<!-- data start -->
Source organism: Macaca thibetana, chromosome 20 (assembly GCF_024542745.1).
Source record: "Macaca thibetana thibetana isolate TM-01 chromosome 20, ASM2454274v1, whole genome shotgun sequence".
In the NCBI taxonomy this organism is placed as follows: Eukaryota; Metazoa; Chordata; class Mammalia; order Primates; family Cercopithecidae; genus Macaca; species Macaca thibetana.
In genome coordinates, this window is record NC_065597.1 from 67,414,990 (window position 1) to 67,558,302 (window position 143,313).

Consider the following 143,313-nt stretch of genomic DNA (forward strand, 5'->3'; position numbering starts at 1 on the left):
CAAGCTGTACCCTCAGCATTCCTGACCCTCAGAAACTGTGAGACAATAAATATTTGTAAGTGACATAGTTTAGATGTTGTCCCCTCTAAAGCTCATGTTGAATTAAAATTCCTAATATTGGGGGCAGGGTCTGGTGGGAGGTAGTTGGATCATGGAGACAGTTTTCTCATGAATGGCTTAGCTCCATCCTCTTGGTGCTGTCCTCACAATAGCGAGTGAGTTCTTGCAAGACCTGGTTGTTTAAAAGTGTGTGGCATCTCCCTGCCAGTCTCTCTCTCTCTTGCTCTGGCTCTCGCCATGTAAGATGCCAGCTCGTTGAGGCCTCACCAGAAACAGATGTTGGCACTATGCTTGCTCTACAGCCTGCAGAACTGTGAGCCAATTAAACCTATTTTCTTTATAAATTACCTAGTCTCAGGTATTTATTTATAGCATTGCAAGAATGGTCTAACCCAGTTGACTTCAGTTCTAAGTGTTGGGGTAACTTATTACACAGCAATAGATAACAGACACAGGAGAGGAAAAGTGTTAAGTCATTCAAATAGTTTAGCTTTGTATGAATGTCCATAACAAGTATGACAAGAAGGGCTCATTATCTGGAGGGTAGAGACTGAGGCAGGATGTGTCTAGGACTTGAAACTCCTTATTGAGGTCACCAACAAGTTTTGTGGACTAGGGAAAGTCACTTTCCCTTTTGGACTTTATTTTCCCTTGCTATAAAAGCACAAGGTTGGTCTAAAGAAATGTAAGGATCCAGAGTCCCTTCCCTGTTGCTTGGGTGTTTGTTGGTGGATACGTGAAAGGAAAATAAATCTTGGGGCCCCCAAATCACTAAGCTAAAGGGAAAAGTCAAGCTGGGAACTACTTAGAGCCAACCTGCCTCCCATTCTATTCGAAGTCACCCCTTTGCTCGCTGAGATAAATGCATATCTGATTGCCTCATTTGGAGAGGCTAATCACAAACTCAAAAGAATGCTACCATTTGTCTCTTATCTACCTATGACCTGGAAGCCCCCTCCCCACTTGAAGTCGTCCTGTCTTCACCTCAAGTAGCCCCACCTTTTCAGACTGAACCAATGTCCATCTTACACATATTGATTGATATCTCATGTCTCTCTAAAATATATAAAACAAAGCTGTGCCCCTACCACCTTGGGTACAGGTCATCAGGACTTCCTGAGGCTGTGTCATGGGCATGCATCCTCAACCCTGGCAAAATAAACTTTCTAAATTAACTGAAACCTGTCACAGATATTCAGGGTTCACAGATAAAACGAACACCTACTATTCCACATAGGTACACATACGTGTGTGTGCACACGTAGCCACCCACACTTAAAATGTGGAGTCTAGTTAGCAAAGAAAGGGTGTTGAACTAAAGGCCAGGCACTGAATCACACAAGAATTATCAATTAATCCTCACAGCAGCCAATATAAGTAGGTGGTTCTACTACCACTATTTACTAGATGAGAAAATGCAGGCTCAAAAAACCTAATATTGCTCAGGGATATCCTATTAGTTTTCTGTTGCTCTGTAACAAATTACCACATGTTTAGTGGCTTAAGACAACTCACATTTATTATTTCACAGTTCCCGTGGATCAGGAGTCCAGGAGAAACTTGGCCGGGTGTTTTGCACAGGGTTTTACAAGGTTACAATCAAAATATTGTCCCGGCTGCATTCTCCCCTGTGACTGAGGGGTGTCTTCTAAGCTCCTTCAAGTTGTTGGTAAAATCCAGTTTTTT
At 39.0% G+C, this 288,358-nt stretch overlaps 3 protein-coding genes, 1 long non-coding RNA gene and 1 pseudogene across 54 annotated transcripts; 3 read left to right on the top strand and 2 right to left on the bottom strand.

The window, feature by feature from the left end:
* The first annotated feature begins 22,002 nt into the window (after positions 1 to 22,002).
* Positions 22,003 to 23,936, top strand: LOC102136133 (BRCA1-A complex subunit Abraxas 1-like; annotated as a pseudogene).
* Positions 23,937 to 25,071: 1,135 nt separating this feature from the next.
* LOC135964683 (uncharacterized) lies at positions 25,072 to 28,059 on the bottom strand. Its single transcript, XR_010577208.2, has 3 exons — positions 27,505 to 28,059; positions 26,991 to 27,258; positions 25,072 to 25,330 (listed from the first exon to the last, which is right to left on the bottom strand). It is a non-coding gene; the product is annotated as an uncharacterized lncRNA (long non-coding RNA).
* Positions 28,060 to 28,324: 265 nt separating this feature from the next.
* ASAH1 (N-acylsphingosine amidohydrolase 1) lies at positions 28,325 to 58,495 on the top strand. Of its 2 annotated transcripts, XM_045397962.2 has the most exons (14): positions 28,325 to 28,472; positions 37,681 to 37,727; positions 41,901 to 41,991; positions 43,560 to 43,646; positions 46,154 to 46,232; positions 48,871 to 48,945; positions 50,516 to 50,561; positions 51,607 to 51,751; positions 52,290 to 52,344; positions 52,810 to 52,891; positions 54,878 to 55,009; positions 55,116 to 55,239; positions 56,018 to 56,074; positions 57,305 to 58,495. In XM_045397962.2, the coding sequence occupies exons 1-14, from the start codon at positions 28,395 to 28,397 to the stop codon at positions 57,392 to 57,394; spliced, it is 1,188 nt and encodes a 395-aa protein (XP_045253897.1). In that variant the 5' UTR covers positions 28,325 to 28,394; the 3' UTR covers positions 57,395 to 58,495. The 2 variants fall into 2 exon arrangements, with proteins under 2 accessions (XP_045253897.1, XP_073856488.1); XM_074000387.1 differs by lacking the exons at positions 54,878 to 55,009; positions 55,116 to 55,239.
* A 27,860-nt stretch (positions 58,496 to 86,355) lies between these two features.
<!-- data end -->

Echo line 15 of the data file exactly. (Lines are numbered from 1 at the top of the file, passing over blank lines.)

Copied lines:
* A 27,860-nt stretch (positions 58,496 to 86,355) lies between these two features.